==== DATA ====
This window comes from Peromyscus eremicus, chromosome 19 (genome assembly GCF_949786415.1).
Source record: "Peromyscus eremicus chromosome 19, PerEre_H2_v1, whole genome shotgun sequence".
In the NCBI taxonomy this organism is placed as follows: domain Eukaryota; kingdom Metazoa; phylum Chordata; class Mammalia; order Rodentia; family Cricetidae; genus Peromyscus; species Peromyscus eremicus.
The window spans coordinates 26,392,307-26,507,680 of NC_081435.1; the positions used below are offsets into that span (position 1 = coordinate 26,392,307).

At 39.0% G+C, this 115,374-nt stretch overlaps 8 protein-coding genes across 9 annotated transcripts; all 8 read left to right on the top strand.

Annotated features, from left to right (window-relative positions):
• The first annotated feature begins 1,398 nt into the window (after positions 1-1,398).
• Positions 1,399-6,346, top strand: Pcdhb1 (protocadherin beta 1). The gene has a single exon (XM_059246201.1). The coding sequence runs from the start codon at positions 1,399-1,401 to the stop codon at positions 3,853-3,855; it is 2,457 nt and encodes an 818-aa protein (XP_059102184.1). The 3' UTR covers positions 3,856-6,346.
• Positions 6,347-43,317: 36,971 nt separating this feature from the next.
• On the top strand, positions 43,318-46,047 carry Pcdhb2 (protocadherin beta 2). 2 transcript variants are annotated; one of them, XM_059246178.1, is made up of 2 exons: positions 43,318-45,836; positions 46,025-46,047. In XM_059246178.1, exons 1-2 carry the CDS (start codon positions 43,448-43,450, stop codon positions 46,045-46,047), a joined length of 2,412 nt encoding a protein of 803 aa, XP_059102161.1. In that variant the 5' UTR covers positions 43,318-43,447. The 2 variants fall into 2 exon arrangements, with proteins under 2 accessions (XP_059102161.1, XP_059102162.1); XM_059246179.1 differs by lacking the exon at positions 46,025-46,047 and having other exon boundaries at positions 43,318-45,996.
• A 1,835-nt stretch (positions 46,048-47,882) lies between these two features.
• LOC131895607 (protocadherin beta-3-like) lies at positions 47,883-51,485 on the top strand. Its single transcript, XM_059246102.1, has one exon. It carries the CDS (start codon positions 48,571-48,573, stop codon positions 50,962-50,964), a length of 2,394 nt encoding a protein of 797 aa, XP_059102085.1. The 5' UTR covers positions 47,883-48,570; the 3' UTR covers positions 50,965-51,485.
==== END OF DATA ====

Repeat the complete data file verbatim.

This window comes from Peromyscus eremicus, chromosome 19 (genome assembly GCF_949786415.1).
Source record: "Peromyscus eremicus chromosome 19, PerEre_H2_v1, whole genome shotgun sequence".
In the NCBI taxonomy this organism is placed as follows: domain Eukaryota; kingdom Metazoa; phylum Chordata; class Mammalia; order Rodentia; family Cricetidae; genus Peromyscus; species Peromyscus eremicus.
The window spans coordinates 26,392,307-26,507,680 of NC_081435.1; the positions used below are offsets into that span (position 1 = coordinate 26,392,307).

At 39.0% G+C, this 115,374-nt stretch overlaps 8 protein-coding genes across 9 annotated transcripts; all 8 read left to right on the top strand.

Annotated features, from left to right (window-relative positions):
• The first annotated feature begins 1,398 nt into the window (after positions 1-1,398).
• Positions 1,399-6,346, top strand: Pcdhb1 (protocadherin beta 1). The gene has a single exon (XM_059246201.1). The coding sequence runs from the start codon at positions 1,399-1,401 to the stop codon at positions 3,853-3,855; it is 2,457 nt and encodes an 818-aa protein (XP_059102184.1). The 3' UTR covers positions 3,856-6,346.
• Positions 6,347-43,317: 36,971 nt separating this feature from the next.
• On the top strand, positions 43,318-46,047 carry Pcdhb2 (protocadherin beta 2). 2 transcript variants are annotated; one of them, XM_059246178.1, is made up of 2 exons: positions 43,318-45,836; positions 46,025-46,047. In XM_059246178.1, exons 1-2 carry the CDS (start codon positions 43,448-43,450, stop codon positions 46,045-46,047), a joined length of 2,412 nt encoding a protein of 803 aa, XP_059102161.1. In that variant the 5' UTR covers positions 43,318-43,447. The 2 variants fall into 2 exon arrangements, with proteins under 2 accessions (XP_059102161.1, XP_059102162.1); XM_059246179.1 differs by lacking the exon at positions 46,025-46,047 and having other exon boundaries at positions 43,318-45,996.
• A 1,835-nt stretch (positions 46,048-47,882) lies between these two features.
• LOC131895607 (protocadherin beta-3-like) lies at positions 47,883-51,485 on the top strand. Its single transcript, XM_059246102.1, has one exon. It carries the CDS (start codon positions 48,571-48,573, stop codon positions 50,962-50,964), a length of 2,394 nt encoding a protein of 797 aa, XP_059102085.1. The 5' UTR covers positions 47,883-48,570; the 3' UTR covers positions 50,965-51,485.